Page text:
Today’s class constellation is quite reminiscent of the one described by Louis Althusser in his programmatic text “Marxism and Humanism” (1963). Althusser mentions how the bourgeoisie of the French Revolution, in its struggle with the aristocracy, formed the humanist ideology of equality, and due to this universal claim managed to unite the lower classes around itself. The bourgeoisie represented the premises of equality merely in rhetoric and in beliefs, unwilling to exert it socially (practically). This split between the classes ideally leads to a further stage in which the lower social layers coalesce into “the class for itself” and appropriate the language of emancipation. But if this does not happen and it is the enlightened intelligentsia that represents the subjectivity of the oppressed, or engages in emancipatory programs on their behalf, the oppressed do not recognize their interests in this “theater” of democracy, and choose to identify with the institutions from which one can acquire immediate recognition and self-esteem: the state; nationalist, religious, or other communities. In this case oppression is not transformed into class consciousness, turning instead into identitarian mythologies.

The well-known Marxian provision according to which the proletariat as the most dispossessed class is seen as the embodiment of the general dimension of emancipation implies an inevitable premise: the social condition that instigates egalitarian politics emerges when more privileged social groups voluntarily proletarianize themselves. Only this kind of social move can engage the dimension of the common (general). Hence, disparate social layers can unite in a common cause only if this cause has a proletarian genesis. In this case, anyone who is for the commons becomes a “proletarian.” However, such conditions can only be realized (be it voluntarily or coercively) on a massive scale, which is not feasible in our present historical situation. (It was feasible, for example, in the era of the prerevolutionary Russian intelligentsia, which sought to cultivate a proletarian sensuousness.)

Unlike the end of the nineteenth or the beginning of the twentieth centuries—when theories of equality were able to incorporate the dispossessed into the struggle for emancipation, both practically and cognitively—today the discursive and theoretical edifice of social critique cannot expand broadly enough into the social field to form social continuity with the underprivileged, in a way that might go beyond the mere rhetoric of solidarity.

The principal class confrontation of the present then is not between the cognitive Left and the financial elite of global capitalism, between governing forces and the governed, or between the rich and the poor. It is between the enlightened (progressive) and the unenlightened (obscurantist). (There is also an alarming gap between, on the one hand, the “folk politics” [Nick Srnicek] of grassroots activists, and on the other the cognitively advanced Left.) In the case of the cognitive Left, knowledge is the principal means of production and is hence a form of privileged property and wealth. Thus, today’s ruling class not only includes the big proprietors—the technocratic bureaucracy—but also the owners of knowledge and the operators of its mediations—i.e., to a considerable extent the progressive and cultured cognitariat.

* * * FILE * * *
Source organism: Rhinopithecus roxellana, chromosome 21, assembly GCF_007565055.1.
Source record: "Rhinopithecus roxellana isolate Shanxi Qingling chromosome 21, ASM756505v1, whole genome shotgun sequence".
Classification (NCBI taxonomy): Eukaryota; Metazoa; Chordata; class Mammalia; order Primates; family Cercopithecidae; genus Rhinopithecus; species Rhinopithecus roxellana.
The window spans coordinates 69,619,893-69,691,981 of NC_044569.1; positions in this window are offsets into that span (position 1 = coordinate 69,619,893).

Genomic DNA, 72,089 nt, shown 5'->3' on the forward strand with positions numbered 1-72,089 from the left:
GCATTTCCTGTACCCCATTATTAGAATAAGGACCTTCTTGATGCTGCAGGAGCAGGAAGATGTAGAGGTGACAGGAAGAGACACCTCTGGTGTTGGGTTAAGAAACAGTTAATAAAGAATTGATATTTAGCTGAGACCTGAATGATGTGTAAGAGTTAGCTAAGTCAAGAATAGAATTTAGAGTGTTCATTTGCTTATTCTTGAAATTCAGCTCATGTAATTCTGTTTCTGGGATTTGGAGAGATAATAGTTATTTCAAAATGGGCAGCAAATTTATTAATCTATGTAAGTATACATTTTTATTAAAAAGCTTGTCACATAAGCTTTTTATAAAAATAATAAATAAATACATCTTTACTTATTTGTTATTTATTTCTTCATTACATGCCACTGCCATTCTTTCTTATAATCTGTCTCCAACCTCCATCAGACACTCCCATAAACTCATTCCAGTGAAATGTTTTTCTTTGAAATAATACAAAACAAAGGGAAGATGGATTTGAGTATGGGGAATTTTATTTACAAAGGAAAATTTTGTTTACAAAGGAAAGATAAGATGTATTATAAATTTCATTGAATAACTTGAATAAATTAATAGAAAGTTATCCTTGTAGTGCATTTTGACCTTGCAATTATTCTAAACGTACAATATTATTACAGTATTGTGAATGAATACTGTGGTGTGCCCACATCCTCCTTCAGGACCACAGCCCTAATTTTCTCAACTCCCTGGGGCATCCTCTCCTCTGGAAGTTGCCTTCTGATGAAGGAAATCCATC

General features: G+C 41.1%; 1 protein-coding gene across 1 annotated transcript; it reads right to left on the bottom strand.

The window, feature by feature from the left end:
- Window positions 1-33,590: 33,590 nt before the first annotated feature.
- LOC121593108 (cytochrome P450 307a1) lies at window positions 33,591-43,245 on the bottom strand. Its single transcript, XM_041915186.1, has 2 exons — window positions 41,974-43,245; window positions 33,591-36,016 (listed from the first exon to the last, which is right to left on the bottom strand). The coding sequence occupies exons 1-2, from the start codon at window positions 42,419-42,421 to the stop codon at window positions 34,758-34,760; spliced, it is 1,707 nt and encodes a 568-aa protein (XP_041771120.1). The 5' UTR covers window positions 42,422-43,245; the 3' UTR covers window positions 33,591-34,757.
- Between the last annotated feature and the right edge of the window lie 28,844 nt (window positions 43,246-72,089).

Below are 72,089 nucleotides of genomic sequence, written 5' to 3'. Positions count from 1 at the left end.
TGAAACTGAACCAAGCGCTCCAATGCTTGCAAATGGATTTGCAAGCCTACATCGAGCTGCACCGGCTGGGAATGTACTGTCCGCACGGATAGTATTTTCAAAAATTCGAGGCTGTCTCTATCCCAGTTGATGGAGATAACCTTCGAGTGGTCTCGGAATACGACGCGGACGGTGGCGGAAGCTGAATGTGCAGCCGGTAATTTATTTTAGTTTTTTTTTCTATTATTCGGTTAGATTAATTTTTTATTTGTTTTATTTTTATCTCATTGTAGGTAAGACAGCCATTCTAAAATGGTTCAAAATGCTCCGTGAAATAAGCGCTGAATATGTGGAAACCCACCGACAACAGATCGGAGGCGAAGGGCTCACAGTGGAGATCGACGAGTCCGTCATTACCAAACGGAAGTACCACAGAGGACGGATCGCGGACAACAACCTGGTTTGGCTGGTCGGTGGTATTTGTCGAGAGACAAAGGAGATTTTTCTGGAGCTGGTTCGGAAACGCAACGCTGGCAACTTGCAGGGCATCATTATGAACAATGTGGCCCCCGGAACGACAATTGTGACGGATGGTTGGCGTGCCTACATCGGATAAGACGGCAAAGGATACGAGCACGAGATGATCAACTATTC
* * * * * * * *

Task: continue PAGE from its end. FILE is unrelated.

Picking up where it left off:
In fact, we can notice a mutation here: the successful participants in capitalist production claim precarity and anticapitalism, whereas the outcasts of capitalist production search for icons of authority and dignity.

Among the effects of such a contradictory situation, one can point to the paradoxical outcome of the anti-Kremlin protests in Russia in 2011–12. The leftists in the anti-Putin movement appeared to be socially much closer to the creative class than to the majority of the dispossessed, who either supported Putin or were politically passive. As a result, the ones producing the discourses of emancipation and the ones who needed to be emancipated were political and social adversaries. The underprivileged population was not only being socially colonized by the ruling regime, but also manipulated by the enlightened agents of emancipation themselves. Unfortunately, this paradox exists not only in so-called failed democracies (post-socialist countries, Russia included), but also in any nation that fails to integrate the underprivileged “other.”

Interestingly enough, during the transitional period of the early 1990s, despite mass impoverishment in conditions of primitive accumulation, the formerly socialist societies (and Russia in particular) managed to preserve social continuity between the completely impoverished and the suddenly wealthy. This was because the differences between social groups were not yet qualitative or systemic, but ontic. The concrete facts of impoverishment and prosperity had not yet acquired a social logic. The early post-Soviet period paradoxically retained the dimension of the commons despite the collapse of factual equality; this was because irreversible class gaps and segregated areas had not yet been established.

V. The Violence of the General

Returning to the issue of class, one can observe the following paradox. Contemporary art institutions engage with the problems of oppression, migration, and neocolonial injustices by relying on the revolutionary practices of the Russian avant-garde or the legacies of the protest movements of the 1960s. However, a solidarity confined mainly to rhetoric only widens the gap between racially or socially segregated groups and creative and academic workers.

The most uncanny effect of such a “progressive” condition arises when art institutions, with their pretensions to enlightenment, try to intervene in urban ghettos.10 The art institution attempts, on the one hand, to research social problems and import them as research material into the art space. On the other, the institution positions itself as a site of applied education and cultural production for the socially deprived. The outcome of such activity is that the institution’s work on behalf of segregated groups garners international praise, which in turn generates more funding for the institution. Thus we, the proponents of emancipation, by researching and exhibiting the dispossessed, increase the class gap between privileged and underprivileged social groups.